On the federal level, climate change bills get stuck in committees like terrible pop songs get lodged in our heads. But governors on the West Coast are trying to spur action. On Monday, leaders of Oregon, Washington and California, along with a proxy for the premier of British Columbia, signed a regional pact to reduce greenhouse gases and promote clean energy—while acknowledging that their efforts would be more powerful if other states and leaders got on board.
At a press conference in San Francisco where the leaders simultaneously signed the Pacific Coast Action Plan on Climate and Energy, California Gov. Jerry Brown said that “many, many steps need to be taken, and as we tie together all these initiatives, we begin to chip away at carbon emissions.” The plan touts promises to “harmonize” efforts like expanding the use of zero-emission vehicles, supporting scientific research on climate change and rewarding builders of energy-efficient buildings.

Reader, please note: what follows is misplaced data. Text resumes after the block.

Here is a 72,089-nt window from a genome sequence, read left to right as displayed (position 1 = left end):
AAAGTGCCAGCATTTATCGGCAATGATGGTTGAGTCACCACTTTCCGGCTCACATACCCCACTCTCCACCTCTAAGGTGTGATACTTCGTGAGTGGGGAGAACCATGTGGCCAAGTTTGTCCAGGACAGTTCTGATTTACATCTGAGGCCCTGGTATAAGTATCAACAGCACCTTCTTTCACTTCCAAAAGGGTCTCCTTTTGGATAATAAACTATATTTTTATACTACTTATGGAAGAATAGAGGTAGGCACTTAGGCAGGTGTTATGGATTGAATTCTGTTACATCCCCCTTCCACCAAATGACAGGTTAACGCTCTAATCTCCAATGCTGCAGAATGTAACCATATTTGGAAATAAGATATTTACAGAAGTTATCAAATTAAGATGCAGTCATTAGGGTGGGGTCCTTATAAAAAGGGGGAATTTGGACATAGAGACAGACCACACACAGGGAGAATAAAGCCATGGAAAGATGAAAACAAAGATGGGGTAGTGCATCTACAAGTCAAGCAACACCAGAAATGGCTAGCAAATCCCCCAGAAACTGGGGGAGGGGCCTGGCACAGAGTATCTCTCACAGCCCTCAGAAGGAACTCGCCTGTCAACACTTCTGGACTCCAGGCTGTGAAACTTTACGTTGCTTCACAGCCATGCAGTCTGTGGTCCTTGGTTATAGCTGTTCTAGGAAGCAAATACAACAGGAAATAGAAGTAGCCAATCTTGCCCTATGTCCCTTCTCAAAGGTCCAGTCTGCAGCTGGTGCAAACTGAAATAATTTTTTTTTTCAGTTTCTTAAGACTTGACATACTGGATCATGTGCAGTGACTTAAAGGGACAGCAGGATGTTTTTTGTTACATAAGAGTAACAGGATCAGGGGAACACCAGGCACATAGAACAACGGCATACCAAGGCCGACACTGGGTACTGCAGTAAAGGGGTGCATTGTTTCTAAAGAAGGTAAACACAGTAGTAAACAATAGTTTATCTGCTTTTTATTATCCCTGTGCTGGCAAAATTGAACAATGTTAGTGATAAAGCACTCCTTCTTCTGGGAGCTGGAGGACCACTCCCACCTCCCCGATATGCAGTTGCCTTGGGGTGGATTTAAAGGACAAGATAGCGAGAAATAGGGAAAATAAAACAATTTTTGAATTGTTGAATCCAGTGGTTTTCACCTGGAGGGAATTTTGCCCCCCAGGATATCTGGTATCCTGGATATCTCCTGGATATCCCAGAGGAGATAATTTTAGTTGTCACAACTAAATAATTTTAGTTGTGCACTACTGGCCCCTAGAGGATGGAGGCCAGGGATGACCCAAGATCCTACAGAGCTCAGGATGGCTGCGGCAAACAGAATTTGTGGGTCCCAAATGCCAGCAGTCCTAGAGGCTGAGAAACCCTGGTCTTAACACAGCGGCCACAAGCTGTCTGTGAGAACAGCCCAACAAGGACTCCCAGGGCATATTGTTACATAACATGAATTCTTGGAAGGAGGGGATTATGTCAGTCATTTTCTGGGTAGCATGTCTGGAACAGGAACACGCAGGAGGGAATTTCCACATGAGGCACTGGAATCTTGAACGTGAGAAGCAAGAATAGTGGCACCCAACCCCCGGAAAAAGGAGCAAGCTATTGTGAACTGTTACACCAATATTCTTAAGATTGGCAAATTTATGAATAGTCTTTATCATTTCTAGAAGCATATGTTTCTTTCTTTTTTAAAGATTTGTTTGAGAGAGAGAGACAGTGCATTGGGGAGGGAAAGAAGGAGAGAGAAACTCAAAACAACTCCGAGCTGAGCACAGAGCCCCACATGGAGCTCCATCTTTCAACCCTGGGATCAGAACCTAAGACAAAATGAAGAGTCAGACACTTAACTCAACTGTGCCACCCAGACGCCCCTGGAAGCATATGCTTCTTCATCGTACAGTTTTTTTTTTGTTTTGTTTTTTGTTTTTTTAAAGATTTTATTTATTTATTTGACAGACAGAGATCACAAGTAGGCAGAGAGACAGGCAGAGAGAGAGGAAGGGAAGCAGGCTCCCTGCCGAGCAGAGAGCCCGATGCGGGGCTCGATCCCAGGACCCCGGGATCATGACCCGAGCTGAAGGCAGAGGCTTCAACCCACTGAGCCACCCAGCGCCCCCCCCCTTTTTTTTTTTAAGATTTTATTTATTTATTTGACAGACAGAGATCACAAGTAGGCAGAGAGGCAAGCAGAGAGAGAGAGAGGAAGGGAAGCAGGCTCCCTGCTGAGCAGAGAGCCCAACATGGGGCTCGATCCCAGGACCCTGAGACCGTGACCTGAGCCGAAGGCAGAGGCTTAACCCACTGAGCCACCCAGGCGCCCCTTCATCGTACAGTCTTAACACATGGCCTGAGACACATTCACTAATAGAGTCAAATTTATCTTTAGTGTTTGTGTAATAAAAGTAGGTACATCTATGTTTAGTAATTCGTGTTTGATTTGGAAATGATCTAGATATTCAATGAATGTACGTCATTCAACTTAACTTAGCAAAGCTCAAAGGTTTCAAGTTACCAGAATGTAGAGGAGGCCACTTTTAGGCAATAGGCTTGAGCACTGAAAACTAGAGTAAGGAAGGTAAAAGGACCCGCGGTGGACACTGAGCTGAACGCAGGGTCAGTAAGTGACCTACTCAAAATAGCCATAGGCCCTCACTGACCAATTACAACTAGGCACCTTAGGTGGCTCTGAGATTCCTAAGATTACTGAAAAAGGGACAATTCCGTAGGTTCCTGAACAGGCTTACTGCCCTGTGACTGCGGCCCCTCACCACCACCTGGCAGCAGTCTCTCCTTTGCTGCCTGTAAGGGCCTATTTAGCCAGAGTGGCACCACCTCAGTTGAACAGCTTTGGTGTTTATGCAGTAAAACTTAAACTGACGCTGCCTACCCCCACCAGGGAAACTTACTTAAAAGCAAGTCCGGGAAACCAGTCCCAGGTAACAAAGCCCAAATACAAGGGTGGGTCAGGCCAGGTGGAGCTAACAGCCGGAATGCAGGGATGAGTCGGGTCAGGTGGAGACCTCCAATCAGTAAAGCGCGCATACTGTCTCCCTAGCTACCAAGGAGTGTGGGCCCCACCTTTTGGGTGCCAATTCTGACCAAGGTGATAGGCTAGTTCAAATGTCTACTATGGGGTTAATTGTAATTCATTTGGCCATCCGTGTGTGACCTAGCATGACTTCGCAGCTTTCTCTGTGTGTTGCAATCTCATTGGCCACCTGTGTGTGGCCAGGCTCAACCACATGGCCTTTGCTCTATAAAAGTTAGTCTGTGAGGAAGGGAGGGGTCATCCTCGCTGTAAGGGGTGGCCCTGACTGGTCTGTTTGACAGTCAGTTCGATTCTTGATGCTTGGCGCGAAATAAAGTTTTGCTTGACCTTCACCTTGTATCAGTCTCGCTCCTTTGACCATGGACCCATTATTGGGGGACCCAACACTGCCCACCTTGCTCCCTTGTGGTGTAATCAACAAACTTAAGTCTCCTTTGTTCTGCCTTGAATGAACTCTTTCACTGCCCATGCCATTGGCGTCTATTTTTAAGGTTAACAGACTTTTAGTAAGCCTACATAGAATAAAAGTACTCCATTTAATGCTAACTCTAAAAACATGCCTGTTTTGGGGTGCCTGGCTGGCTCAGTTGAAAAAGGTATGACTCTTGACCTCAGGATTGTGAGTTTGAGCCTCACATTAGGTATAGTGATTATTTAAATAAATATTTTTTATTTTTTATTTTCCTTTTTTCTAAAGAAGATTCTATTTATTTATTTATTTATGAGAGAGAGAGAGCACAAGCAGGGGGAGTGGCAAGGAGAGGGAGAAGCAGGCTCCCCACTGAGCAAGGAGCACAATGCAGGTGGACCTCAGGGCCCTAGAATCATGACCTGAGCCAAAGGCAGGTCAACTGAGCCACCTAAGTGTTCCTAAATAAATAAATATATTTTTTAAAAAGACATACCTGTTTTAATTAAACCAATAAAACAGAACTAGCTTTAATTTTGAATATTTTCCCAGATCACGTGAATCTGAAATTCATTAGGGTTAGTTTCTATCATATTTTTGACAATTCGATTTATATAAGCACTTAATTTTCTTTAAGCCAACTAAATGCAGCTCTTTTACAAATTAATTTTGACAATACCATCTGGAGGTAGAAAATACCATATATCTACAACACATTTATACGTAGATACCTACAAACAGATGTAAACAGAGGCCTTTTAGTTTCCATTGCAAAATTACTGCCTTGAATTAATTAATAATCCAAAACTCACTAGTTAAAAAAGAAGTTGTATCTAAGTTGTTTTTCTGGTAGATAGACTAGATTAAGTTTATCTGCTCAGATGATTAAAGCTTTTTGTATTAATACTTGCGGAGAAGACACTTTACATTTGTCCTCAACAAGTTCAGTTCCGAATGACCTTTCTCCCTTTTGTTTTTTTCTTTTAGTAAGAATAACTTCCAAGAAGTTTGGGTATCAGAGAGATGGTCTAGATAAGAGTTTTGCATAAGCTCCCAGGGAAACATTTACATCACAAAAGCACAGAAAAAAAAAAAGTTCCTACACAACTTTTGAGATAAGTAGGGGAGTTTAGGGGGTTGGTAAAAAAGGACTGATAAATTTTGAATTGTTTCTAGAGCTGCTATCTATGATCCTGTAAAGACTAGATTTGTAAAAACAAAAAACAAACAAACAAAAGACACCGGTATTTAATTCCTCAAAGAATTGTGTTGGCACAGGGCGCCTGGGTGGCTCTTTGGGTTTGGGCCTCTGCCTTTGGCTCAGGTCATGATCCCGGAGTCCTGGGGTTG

In certain respects, the manifesto is a promise for Oregon and Washington to catch up with their neighbors and present a unified West Coast front. California and British Columbia vowed to maintain their current carbon-pricing programs and low-carbon fuel standards, for example, while the other two agreed to adopt and develop their own.
In a preface to the pact, Brown touted the region’s combined economy of $2.8 trillion and population of 53 million. “California isn’t waiting for the rest of the world before it takes action on climate change,” he said in a statement. And Washington Gov. Jay Inslee doubled down on regional pride at the conference. “I don’t think it’s too much to say that on the West Coast, we intend to design the future,” he said, “not to wreck it.”
The pact isn’t legally binding but it is making a statement. “To actually utter the words ‘global warming’ is deviant and radical in 2013,” Brown said in San Francisco. “But here we are, and we’re doing it.” The challenge for progressives on the West Coast is to convince the rest of the country that “deviant” action on climate change is in their interest.